Well, I was hoping in the wake of Paul O’Neill Day, the Yankees would muscle up some runs and beat the Indians, but they clearly had different plans. BTW, the LAAAAAA beat the Red Sox in 19 innings. NINETEEN INNINGS. I think if I’d been at the game, no matter who I was rooting for, I’d have begged someone to hit a HR just so I could go home. Kudos to the fans that stuck around, because that’s two straight games worth of baseball, played all at the same time.
Corey Kluber had a damn good game. Actually, if I’m being honest, he had a damn great game. Over six innings, he gave up 0 ER on 4 H and struck out 10. Brandon McCarthy had a damn great game too, but unfortunately, the Indians gave Kluber some offense to work with, but the Yankees didn’t do the same for McCarthy. Brandon’s final line was 7.1 IP, 7 H, 2 ER, 0 BB, 8 K. I’ll take that kind of a line from our rotation any day, provided it’s not in a loss, of course.
Jacoby Ellsbury gets the Offense Award for the game, considering he went 2-3, and was one of only four players to get a hit. Derek Jeter passed Honus Wagner to secure #6 on the all-time hits list. Aside from that, really nothing else happened. I’m hoping this afternoon’s game is a complete reversal of yesterday’s.
#21 was enshrined in Monument Park this afternoon, and he also threw out the first pitch, which was a strike. Way to go, Paulie! Loved hearing that “Paul O’Neill” chant from the Yankees faithful again. Here’s hoping the Yankees win this afternoon to cap this lovely day off with a smile.
Coming off a great series against Detroit, I wanted the Yankees to set the tone in this series with Cleveland, and we did a good job it last night. We needed to win, and for several reasons. One, Toronto lost, so it moved us solidly into 2nd place in the AL East. Two, we’re tied with Seattle at 0.5 games back of Kansas City for the 2nd Wild Card slot. I’d really like to bypass that altogether, because I don’t like our team’s playoff chances essentially coming down to one game. Three, we need to start putting some pressure on Baltimore, because going back to point #2, I hate the Wild Card and don’t want a one-game playoff against the goddamn LAAAAAA, because we have such a horrid time playing them. A playoff spot is a playoff spot though, so I’ll take what we can get, but I’d like us to aim a little higher than Wild Card #2. That’s like aspiring to be “Screaming Woman #10” in a horror movie.
Esmil Rogers took the mound last night, tossing a superb game. His final line was 5.0 IP, 1 ER, 4 H, 1 BB, 3 SO. Not a quality start per se, but beggars can’t be choosers. Now, the reason I said it was superb, given its brevity, is how godawful the bullpen was in comparison. When you hand your relievers a 10-2 lead, you expect it hold up, not begin leaking out like a sieve. Shawn Kelley unfortunately crapped the bed, and it was only because of Carlos Beltran, which I’ll get to in a minute, that we didn’t lose the game as a result of it. Huff got it started, giving up 1 ER on 3 H, but Kelley relieved him and opened the floodgates, allowing the Indians to score 4 ER on 2 H. Thankfully the rest of the ‘pen staved off the hemorrhaging, keeping Cleveland to just 6 runs.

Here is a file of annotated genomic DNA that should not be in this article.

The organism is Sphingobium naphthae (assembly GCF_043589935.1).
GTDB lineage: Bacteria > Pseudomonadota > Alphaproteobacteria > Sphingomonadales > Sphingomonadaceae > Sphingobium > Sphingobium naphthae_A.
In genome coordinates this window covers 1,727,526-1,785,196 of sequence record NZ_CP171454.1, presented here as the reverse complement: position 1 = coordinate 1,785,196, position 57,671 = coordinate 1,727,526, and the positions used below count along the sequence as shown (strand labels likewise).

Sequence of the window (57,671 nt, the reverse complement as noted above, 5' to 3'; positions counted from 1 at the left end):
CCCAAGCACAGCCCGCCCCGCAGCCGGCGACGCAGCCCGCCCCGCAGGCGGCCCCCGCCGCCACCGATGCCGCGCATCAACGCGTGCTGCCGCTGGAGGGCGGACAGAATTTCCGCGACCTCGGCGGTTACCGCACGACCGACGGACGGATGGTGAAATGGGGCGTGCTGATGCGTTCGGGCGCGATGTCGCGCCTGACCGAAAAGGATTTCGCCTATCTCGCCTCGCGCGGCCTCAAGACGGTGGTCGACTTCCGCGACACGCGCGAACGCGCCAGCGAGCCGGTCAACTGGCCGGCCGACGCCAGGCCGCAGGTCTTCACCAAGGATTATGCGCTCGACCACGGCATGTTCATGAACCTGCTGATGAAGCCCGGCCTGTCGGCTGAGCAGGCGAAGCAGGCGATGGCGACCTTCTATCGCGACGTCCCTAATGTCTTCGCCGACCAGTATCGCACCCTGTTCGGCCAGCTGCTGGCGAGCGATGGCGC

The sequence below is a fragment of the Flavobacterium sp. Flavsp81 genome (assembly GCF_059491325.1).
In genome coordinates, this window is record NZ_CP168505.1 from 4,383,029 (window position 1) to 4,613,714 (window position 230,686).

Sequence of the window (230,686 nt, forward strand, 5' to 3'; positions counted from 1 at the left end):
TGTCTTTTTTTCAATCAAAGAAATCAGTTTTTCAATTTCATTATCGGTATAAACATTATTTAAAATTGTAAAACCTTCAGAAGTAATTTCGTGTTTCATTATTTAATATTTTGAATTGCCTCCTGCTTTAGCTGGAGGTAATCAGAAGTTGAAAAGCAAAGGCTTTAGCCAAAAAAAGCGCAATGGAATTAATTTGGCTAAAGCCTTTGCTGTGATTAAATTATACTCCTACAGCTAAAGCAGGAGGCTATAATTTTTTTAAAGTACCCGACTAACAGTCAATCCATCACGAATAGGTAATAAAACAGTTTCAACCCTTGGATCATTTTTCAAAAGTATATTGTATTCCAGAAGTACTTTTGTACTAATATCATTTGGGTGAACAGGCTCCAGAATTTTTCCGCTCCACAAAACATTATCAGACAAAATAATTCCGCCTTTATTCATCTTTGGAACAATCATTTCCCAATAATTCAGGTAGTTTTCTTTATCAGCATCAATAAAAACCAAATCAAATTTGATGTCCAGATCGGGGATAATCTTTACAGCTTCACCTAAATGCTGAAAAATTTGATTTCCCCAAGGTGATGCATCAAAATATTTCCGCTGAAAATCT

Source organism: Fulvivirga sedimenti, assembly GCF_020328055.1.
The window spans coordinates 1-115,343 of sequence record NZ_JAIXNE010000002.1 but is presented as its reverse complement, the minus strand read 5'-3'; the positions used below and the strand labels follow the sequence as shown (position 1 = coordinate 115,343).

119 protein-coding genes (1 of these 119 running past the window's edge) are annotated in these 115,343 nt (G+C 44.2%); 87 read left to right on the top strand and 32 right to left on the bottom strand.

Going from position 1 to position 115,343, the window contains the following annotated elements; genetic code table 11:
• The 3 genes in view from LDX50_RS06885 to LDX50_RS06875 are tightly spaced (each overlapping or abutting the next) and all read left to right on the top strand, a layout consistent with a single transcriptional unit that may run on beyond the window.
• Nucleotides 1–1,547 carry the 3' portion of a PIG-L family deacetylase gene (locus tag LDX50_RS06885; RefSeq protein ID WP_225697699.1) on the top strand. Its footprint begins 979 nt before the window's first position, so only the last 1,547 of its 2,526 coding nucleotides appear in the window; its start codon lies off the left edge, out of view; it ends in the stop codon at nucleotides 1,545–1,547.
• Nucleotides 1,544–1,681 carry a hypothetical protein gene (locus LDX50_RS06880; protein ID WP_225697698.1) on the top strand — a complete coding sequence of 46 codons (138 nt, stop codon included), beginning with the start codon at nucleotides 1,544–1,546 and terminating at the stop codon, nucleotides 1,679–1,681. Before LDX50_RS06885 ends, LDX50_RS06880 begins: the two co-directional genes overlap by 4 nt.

Speaking of Carlos Beltran, his 5 RBI were the difference-makers, as you no doubt can tell. Without them, we’d have lost the game 6-5. Francisco Cervelli also had a good night, going 2-2 after replacing Brian McCann who left the game with a concussion. Management here at Yankees Chick wish McCann a speedy recovery and hope he can return to the team as soon as he’s physically able. Derek Jeter tied Honus Wagner on the all-time hits list, continuing his triumphant march toward retirement, and hopefully that march can end with a lovely ticker-tape parade down the Canyon of Heroes. The only two players to not register a hit were Chase Headley and Jacoby Ellsbury.
As a quick note, I noticed I have 6 followers now, which is an increase of 3 from last I checked, so I’d like to give a shout-out to said individuals and thank them for taking the time to check me out and follow my blog. Feel free to leave comments, whether you’re a Yankees fan or not, as I always appreciate input from fans of other teams, provided they’re nice about it. Spread the word and tell others to come by, I’d sure the love the company.
Apparently I’d completely forgotten that this was a 4-game series, because I thought last night’s game was the rubber match. Either way, winning the series, was important, and we did it. The only thing I dislike about afternoon games is that I can’t listen to them — I can only listen to night games or games over the weekend.
Our pitching was superb this series, and this afternoon was no different. Shane Greene has been one of the many call-ups, acquisitions, and bullpen shifts we’ve had this season, and he demonstrated today that he can be very, very dominant on the mound. His final line was 8.0 IP, 0 ER, 3 BB, 5 K. David Robertson came in during the 9th and got his 31st save for the effort. Can’t say much more about that.